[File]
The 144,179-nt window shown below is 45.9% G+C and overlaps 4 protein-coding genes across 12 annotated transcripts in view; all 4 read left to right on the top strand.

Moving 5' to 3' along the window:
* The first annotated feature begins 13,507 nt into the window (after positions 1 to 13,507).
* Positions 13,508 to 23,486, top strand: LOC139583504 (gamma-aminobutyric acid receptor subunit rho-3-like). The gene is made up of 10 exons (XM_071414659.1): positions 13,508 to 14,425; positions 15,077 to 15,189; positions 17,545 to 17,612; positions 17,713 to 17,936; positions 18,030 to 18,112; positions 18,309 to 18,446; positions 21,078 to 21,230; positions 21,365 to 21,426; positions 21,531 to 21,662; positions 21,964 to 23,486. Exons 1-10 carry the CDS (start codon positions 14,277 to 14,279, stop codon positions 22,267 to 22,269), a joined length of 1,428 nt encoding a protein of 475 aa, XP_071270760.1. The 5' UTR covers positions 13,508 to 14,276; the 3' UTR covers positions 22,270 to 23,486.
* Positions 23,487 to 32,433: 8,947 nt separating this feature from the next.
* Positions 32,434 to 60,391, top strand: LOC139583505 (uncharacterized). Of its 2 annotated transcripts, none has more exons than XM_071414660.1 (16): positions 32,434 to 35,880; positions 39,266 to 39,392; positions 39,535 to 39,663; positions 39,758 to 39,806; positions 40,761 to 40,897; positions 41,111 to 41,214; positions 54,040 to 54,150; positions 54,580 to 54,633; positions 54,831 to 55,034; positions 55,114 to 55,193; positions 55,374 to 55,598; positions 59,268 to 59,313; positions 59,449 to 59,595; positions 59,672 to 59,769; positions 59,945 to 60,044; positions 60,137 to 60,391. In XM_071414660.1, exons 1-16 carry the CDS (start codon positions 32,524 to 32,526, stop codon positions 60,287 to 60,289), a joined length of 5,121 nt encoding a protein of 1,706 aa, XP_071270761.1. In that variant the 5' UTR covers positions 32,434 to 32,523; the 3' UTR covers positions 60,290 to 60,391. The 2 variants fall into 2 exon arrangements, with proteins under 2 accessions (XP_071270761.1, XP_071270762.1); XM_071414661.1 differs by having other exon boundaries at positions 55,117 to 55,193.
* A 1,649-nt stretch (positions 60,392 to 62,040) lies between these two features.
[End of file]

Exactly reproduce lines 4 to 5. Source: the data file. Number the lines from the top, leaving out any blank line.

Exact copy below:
* Positions 13,508 to 23,486, top strand: LOC139583504 (gamma-aminobutyric acid receptor subunit rho-3-like). The gene is made up of 10 exons (XM_071414659.1): positions 13,508 to 14,425; positions 15,077 to 15,189; positions 17,545 to 17,612; positions 17,713 to 17,936; positions 18,030 to 18,112; positions 18,309 to 18,446; positions 21,078 to 21,230; positions 21,365 to 21,426; positions 21,531 to 21,662; positions 21,964 to 23,486. Exons 1-10 carry the CDS (start codon positions 14,277 to 14,279, stop codon positions 22,267 to 22,269), a joined length of 1,428 nt encoding a protein of 475 aa, XP_071270760.1. The 5' UTR covers positions 13,508 to 14,276; the 3' UTR covers positions 22,270 to 23,486.
* Positions 23,487 to 32,433: 8,947 nt separating this feature from the next.